“A shrewd, learned, undogmatic guide to contemporary debates about theology and postmodernity.”

Radical Reviewing
Harvard Magazine, November–December 2013
“Scialabba can accomplish a great deal with a few words and a wicked sense of humor.”

George Scialabba Seminar
Crooked Timber, August 6, 2009
“One of the great public intellectuals of our time.”

Praise For George’s Books

for-the-republic George Scialabba

Praise for For the Republic (2013)

“T.S. Eliot once observed that, for a literary critic, ‘the only method is to be very intelligent.’ George Scialabba raises the bar. He is not only astoundingly intelligent, he knows just about everything—history, politics, culture, and literature. Reading For the Republic has made me a whole lot smarter.” — Barbara Ehrenreich

“In the tradition of a George Orwell or a Nicola Chiaromonte, George Scialabba, one of the best commentators of his generation, refines common sense into a kind of art. Running decades of political thinking through his fingers, he sifts, judges, appreciates. These elegant essays inform, educate, and—always—shed abundant light on whatever they take up.” — Jonathan Schell

“I doubt there’s a more generous yet penetrating critic at work than George Scialabba. These essays are the product of a mind that’s figured out what to make of this confusing world, and they are an extremely helpful guide to the rest of us as we stumble through it.” — Bill McKibben

 

modern-predicament

Praise for The Modern Predicament (2011)

 “This is another eloquent, engaged, deeply intelligent book of essays by one of America’s best all-round intellects. There is a quality of thought here, a bracing political and philosophical pressure, a range of interests, and a humane clarity, that recall the golden years of the New York Intellectuals. Anyone who cares about the fate of belles-lettres will want to read this collection.” — James Wood

“Each piece in this collection is a gem. Together they offer nothing less than a grand syllabus for the study of modernity.” — Lewis Hyde

“How wonderful to have these reviews and essays gathered in one volume, where even the earliest raise still-crucial and still-unresolved questions about our perplexing age. Scialabba is that rare social and literary critic who manages to be at once erudite, unpretentious, engaging, and wise.” — Katha Pollitt

 

what-are-intellectuals-good-for

Praise for What Are Intellectuals Good For? (2009)

“George Scialabba is one of a handful of public intellectuals who are keeping the critical spirit alive in a time of stupefying complacency. His essays are unfailingly fresh, provocative, and pleasurable. Anyone who cares about the future of public life in this country will profit from reading this book.” — Jackson Lears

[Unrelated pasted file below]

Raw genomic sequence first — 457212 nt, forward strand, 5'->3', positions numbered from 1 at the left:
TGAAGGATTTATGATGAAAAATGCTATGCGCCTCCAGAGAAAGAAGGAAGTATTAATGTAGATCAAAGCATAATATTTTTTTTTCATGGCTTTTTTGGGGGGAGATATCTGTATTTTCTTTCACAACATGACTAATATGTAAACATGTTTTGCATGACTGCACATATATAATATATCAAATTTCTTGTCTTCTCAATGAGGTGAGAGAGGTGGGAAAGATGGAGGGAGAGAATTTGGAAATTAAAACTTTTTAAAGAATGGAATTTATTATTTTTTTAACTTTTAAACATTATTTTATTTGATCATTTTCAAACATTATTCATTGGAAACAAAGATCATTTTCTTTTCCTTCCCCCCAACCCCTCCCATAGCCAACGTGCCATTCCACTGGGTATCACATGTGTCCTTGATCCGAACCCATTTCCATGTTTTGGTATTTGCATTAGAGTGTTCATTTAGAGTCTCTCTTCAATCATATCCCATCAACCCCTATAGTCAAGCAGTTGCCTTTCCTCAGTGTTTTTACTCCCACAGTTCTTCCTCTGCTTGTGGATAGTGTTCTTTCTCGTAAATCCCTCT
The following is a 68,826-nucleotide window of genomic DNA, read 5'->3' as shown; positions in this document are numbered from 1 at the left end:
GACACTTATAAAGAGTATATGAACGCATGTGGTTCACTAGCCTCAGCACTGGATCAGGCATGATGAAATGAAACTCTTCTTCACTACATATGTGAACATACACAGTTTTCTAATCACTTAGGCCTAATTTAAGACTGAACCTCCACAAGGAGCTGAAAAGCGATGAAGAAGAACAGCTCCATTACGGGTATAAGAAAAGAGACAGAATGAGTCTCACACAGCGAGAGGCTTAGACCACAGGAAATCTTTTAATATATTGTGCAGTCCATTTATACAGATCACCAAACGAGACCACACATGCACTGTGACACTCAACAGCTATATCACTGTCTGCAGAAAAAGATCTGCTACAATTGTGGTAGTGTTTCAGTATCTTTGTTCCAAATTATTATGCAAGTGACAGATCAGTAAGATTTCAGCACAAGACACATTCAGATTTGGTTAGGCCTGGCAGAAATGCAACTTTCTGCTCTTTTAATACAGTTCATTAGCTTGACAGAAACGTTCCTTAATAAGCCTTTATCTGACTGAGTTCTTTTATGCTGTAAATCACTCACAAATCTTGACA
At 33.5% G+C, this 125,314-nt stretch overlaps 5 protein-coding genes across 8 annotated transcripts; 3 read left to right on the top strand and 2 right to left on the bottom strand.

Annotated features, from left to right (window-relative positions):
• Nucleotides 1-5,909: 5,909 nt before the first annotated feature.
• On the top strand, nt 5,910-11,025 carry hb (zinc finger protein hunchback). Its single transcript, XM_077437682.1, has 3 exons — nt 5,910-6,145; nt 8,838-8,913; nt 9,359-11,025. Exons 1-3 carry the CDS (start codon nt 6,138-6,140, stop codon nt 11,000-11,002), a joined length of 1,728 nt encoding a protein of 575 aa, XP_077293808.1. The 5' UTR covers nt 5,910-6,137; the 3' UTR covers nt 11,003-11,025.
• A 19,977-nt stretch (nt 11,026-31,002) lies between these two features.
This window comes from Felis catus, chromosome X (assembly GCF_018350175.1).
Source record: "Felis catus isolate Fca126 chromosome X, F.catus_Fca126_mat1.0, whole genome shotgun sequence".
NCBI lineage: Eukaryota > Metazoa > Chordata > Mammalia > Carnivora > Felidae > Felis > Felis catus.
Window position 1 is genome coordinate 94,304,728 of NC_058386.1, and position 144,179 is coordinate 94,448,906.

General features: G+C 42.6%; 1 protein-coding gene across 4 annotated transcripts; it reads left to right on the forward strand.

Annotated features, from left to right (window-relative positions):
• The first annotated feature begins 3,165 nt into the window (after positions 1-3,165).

“George Scialabba belongs to an endangered species, the independent writer and reviewer. In an era of literary razzle-dazzle, he is easily overlooked. Neither portentous nor ponderous nor pretentious, without a university or think tank imprimatur, he simply gives us what he has: crystalline prose and a supple intelligence unafraid to criticize heroes of either left or right. His writings are a priceless guide to contemporary intellectual life. Read them and know that when the party is over, his work will remain.” — Russell Jacoby

“This book is the work of a gifted critic who restores to authority an idea of the public intellectual as one whose prose itself—lucid, ardent, immensely thoughtful—makes educated citizens of us all.” — Vivian Gornick

 

divided-mind

Praise for Divided Mind (2006)

 “I am one of many readers who stay on the lookout for George Scialabba’s byline. His reviews and essays are models of moral inquiry. He cuts to the core of the ethical and political dilemmas he discusses. Scialabba reads very widely and very carefully; he is as illuminating about Nietzsche and Ortega as about Orwell and Trilling.” — Richard Rorty

“Koestler’s Rubashov lay in jail ‘under the familiar and fatal constraint to put himself in the position of his opponent, and to see the scene through the other’s eyes’. George Scialabba shows, with his combined eloquence and modesty, that this critical intellectual faculty can transcend the prisoner’s dilemma.” — Christopher Hitchens

“George Scialabba has, over the years, delivered perhaps the most reliably acute cultural commentary to be found anywhere on the ethical left. He brings the review-essay to a state of high development, incorporating elements of memoir and skillfully deploying the wide range of literary and historical reference he commands. As this sample shows, he writes with wit and economy, and his work gives pleasure, as it enlightens.” — Norman Rush

How can you can join George’s fellow critics and scribblers in saluting him? Purchase a ticket to the September 10 event or make a contribution to the cause of preserving the likes of Scialabba.